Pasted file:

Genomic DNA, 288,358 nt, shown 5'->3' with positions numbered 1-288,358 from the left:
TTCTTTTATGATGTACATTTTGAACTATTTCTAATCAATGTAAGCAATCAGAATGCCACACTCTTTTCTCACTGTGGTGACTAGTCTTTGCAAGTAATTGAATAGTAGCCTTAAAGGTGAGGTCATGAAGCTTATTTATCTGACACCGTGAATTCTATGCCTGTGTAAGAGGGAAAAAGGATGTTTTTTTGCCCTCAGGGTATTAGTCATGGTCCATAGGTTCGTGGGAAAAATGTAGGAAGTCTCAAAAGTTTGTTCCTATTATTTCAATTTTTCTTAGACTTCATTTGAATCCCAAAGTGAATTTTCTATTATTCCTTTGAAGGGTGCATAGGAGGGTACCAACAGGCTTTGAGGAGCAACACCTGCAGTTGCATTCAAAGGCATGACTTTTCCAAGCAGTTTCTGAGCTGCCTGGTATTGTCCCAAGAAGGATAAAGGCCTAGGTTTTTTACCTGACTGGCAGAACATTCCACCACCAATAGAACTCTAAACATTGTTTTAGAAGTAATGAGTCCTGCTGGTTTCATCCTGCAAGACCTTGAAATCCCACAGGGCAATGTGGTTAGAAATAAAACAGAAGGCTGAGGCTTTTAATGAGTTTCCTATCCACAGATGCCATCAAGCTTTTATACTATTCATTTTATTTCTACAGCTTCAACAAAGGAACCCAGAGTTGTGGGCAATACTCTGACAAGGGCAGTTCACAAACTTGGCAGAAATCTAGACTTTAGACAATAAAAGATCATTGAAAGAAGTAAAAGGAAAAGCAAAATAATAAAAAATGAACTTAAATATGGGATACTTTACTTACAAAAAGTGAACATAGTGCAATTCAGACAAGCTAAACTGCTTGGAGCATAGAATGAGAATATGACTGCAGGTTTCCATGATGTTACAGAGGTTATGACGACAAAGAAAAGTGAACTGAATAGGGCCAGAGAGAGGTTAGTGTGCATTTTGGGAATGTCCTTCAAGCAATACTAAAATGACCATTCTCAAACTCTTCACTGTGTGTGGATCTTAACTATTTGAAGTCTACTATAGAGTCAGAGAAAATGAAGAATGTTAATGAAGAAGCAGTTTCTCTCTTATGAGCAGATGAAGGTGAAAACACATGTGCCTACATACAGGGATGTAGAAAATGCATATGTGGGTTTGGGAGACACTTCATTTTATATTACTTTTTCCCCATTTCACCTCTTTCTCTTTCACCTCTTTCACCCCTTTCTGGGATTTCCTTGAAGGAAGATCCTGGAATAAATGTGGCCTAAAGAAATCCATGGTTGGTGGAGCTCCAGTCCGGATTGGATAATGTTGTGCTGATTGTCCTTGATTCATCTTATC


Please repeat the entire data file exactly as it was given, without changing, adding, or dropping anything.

Genomic DNA, 288,358 nt, shown 5'->3' with positions numbered 1-288,358 from the left:
TTCTTTTATGATGTACATTTTGAACTATTTCTAATCAATGTAAGCAATCAGAATGCCACACTCTTTTCTCACTGTGGTGACTAGTCTTTGCAAGTAATTGAATAGTAGCCTTAAAGGTGAGGTCATGAAGCTTATTTATCTGACACCGTGAATTCTATGCCTGTGTAAGAGGGAAAAAGGATGTTTTTTTGCCCTCAGGGTATTAGTCATGGTCCATAGGTTCGTGGGAAAAATGTAGGAAGTCTCAAAAGTTTGTTCCTATTATTTCAATTTTTCTTAGACTTCATTTGAATCCCAAAGTGAATTTTCTATTATTCCTTTGAAGGGTGCATAGGAGGGTACCAACAGGCTTTGAGGAGCAACACCTGCAGTTGCATTCAAAGGCATGACTTTTCCAAGCAGTTTCTGAGCTGCCTGGTATTGTCCCAAGAAGGATAAAGGCCTAGGTTTTTTACCTGACTGGCAGAACATTCCACCACCAATAGAACTCTAAACATTGTTTTAGAAGTAATGAGTCCTGCTGGTTTCATCCTGCAAGACCTTGAAATCCCACAGGGCAATGTGGTTAGAAATAAAACAGAAGGCTGAGGCTTTTAATGAGTTTCCTATCCACAGATGCCATCAAGCTTTTATACTATTCATTTTATTTCTACAGCTTCAACAAAGGAACCCAGAGTTGTGGGCAATACTCTGACAAGGGCAGTTCACAAACTTGGCAGAAATCTAGACTTTAGACAATAAAAGATCATTGAAAGAAGTAAAAGGAAAAGCAAAATAATAAAAAATGAACTTAAATATGGGATACTTTACTTACAAAAAGTGAACATAGTGCAATTCAGACAAGCTAAACTGCTTGGAGCATAGAATGAGAATATGACTGCAGGTTTCCATGATGTTACAGAGGTTATGACGACAAAGAAAAGTGAACTGAATAGGGCCAGAGAGAGGTTAGTGTGCATTTTGGGAATGTCCTTCAAGCAATACTAAAATGACCATTCTCAAACTCTTCACTGTGTGTGGATCTTAACTATTTGAAGTCTACTATAGAGTCAGAGAAAATGAAGAATGTTAATGAAGAAGCAGTTTCTCTCTTATGAGCAGATGAAGGTGAAAACACATGTGCCTACATACAGGGATGTAGAAAATGCATATGTGGGTTTGGGAGACACTTCATTTTATATTACTTTTTCCCCATTTCACCTCTTTCTCTTTCACCTCTTTCACCCCTTTCTGGGATTTCCTTGAAGGAAGATCCTGGAATAAATGTGGCCTAAAGAAATCCATGGTTGGTGGAGCTCCAGTCCGGATTGGATAATGTTGTGCTGATTGTCCTTGATTCATCTTATC